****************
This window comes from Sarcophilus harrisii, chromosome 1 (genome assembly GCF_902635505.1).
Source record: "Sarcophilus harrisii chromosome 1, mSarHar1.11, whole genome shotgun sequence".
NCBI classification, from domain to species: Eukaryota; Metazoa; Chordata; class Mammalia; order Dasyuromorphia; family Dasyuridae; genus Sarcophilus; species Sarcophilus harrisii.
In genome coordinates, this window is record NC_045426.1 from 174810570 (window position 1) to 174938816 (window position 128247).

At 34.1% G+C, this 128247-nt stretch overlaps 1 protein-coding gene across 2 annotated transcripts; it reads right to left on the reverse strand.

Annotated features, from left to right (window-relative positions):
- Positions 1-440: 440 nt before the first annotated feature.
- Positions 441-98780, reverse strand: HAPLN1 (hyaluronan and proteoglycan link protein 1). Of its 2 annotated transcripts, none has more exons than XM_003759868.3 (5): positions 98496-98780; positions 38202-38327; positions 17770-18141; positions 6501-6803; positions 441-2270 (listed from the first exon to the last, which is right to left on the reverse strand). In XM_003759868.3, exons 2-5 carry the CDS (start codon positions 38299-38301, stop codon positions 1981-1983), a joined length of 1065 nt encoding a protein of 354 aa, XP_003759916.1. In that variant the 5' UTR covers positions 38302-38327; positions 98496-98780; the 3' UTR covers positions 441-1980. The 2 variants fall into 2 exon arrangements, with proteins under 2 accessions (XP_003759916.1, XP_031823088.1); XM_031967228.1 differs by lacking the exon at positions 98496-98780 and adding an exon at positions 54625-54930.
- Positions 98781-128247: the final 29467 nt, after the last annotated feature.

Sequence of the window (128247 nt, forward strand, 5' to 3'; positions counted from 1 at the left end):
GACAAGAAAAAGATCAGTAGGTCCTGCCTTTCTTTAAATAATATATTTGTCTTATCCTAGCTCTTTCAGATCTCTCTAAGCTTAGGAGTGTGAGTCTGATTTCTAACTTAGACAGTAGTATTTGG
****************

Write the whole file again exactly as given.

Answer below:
This window comes from Sarcophilus harrisii, chromosome 1 (genome assembly GCF_902635505.1).
Source record: "Sarcophilus harrisii chromosome 1, mSarHar1.11, whole genome shotgun sequence".
NCBI classification, from domain to species: Eukaryota; Metazoa; Chordata; class Mammalia; order Dasyuromorphia; family Dasyuridae; genus Sarcophilus; species Sarcophilus harrisii.
In genome coordinates, this window is record NC_045426.1 from 174810570 (window position 1) to 174938816 (window position 128247).

At 34.1% G+C, this 128247-nt stretch overlaps 1 protein-coding gene across 2 annotated transcripts; it reads right to left on the reverse strand.

Annotated features, from left to right (window-relative positions):
- Positions 1-440: 440 nt before the first annotated feature.
- Positions 441-98780, reverse strand: HAPLN1 (hyaluronan and proteoglycan link protein 1). Of its 2 annotated transcripts, none has more exons than XM_003759868.3 (5): positions 98496-98780; positions 38202-38327; positions 17770-18141; positions 6501-6803; positions 441-2270 (listed from the first exon to the last, which is right to left on the reverse strand). In XM_003759868.3, exons 2-5 carry the CDS (start codon positions 38299-38301, stop codon positions 1981-1983), a joined length of 1065 nt encoding a protein of 354 aa, XP_003759916.1. In that variant the 5' UTR covers positions 38302-38327; positions 98496-98780; the 3' UTR covers positions 441-1980. The 2 variants fall into 2 exon arrangements, with proteins under 2 accessions (XP_003759916.1, XP_031823088.1); XM_031967228.1 differs by lacking the exon at positions 98496-98780 and adding an exon at positions 54625-54930.
- Positions 98781-128247: the final 29467 nt, after the last annotated feature.

Sequence of the window (128247 nt, forward strand, 5' to 3'; positions counted from 1 at the left end):
GACAAGAAAAAGATCAGTAGGTCCTGCCTTTCTTTAAATAATATATTTGTCTTATCCTAGCTCTTTCAGATCTCTCTAAGCTTAGGAGTGTGAGTCTGATTTCTAACTTAGACAGTAGTATTTGG